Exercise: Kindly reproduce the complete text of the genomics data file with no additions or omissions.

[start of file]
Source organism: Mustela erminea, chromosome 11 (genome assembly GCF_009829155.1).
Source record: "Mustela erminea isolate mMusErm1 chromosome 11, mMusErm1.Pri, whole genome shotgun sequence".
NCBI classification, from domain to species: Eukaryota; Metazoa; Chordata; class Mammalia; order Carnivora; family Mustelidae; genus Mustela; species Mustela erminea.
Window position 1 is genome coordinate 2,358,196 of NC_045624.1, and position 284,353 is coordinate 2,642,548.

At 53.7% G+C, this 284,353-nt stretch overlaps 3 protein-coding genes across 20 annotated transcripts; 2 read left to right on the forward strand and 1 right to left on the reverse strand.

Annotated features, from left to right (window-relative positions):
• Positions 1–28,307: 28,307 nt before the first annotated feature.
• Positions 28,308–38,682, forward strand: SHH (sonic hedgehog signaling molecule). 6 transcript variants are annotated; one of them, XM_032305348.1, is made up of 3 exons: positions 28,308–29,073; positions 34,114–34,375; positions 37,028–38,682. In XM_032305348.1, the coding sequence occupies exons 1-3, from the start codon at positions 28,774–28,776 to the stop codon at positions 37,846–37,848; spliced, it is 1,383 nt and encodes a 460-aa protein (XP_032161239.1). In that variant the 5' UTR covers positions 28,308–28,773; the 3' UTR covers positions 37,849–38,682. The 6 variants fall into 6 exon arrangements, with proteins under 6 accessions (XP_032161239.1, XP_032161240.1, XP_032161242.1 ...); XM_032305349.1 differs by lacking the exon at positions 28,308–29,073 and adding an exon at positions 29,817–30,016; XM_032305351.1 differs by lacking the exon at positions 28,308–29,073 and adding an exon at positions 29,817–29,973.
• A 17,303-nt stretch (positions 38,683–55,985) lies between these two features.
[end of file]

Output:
Source organism: Mustela erminea, chromosome 11 (genome assembly GCF_009829155.1).
Source record: "Mustela erminea isolate mMusErm1 chromosome 11, mMusErm1.Pri, whole genome shotgun sequence".
NCBI classification, from domain to species: Eukaryota; Metazoa; Chordata; class Mammalia; order Carnivora; family Mustelidae; genus Mustela; species Mustela erminea.
Window position 1 is genome coordinate 2,358,196 of NC_045624.1, and position 284,353 is coordinate 2,642,548.

At 53.7% G+C, this 284,353-nt stretch overlaps 3 protein-coding genes across 20 annotated transcripts; 2 read left to right on the forward strand and 1 right to left on the reverse strand.

Annotated features, from left to right (window-relative positions):
• Positions 1–28,307: 28,307 nt before the first annotated feature.
• Positions 28,308–38,682, forward strand: SHH (sonic hedgehog signaling molecule). 6 transcript variants are annotated; one of them, XM_032305348.1, is made up of 3 exons: positions 28,308–29,073; positions 34,114–34,375; positions 37,028–38,682. In XM_032305348.1, the coding sequence occupies exons 1-3, from the start codon at positions 28,774–28,776 to the stop codon at positions 37,846–37,848; spliced, it is 1,383 nt and encodes a 460-aa protein (XP_032161239.1). In that variant the 5' UTR covers positions 28,308–28,773; the 3' UTR covers positions 37,849–38,682. The 6 variants fall into 6 exon arrangements, with proteins under 6 accessions (XP_032161239.1, XP_032161240.1, XP_032161242.1 ...); XM_032305349.1 differs by lacking the exon at positions 28,308–29,073 and adding an exon at positions 29,817–30,016; XM_032305351.1 differs by lacking the exon at positions 28,308–29,073 and adding an exon at positions 29,817–29,973.
• A 17,303-nt stretch (positions 38,683–55,985) lies between these two features.